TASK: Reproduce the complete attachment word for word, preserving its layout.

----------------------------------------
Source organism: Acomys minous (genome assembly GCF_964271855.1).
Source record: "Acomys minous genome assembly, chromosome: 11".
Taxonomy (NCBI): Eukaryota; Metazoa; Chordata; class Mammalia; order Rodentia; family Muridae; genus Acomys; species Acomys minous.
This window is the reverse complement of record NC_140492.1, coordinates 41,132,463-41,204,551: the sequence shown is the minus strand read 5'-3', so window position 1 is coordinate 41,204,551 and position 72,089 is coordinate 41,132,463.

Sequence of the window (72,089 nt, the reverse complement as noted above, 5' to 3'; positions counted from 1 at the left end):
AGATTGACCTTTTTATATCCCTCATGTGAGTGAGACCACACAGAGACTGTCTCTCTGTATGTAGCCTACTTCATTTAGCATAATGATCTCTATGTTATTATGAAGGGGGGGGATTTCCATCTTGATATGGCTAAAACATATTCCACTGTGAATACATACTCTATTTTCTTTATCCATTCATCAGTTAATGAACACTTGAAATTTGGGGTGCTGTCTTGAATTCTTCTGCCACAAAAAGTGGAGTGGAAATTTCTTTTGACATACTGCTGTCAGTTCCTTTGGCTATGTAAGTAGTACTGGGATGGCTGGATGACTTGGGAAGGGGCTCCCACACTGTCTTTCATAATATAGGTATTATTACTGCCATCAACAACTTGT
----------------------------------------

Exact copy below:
Source organism: Acomys minous (genome assembly GCF_964271855.1).
Source record: "Acomys minous genome assembly, chromosome: 11".
Taxonomy (NCBI): Eukaryota; Metazoa; Chordata; class Mammalia; order Rodentia; family Muridae; genus Acomys; species Acomys minous.
This window is the reverse complement of record NC_140492.1, coordinates 41,132,463-41,204,551: the sequence shown is the minus strand read 5'-3', so window position 1 is coordinate 41,204,551 and position 72,089 is coordinate 41,132,463.

Sequence of the window (72,089 nt, the reverse complement as noted above, 5' to 3'; positions counted from 1 at the left end):
AGATTGACCTTTTTATATCCCTCATGTGAGTGAGACCACACAGAGACTGTCTCTCTGTATGTAGCCTACTTCATTTAGCATAATGATCTCTATGTTATTATGAAGGGGGGGGATTTCCATCTTGATATGGCTAAAACATATTCCACTGTGAATACATACTCTATTTTCTTTATCCATTCATCAGTTAATGAACACTTGAAATTTGGGGTGCTGTCTTGAATTCTTCTGCCACAAAAAGTGGAGTGGAAATTTCTTTTGACATACTGCTGTCAGTTCCTTTGGCTATGTAAGTAGTACTGGGATGGCTGGATGACTTGGGAAGGGGCTCCCACACTGTCTTTCATAATATAGGTATTATTACTGCCATCAACAACTTGT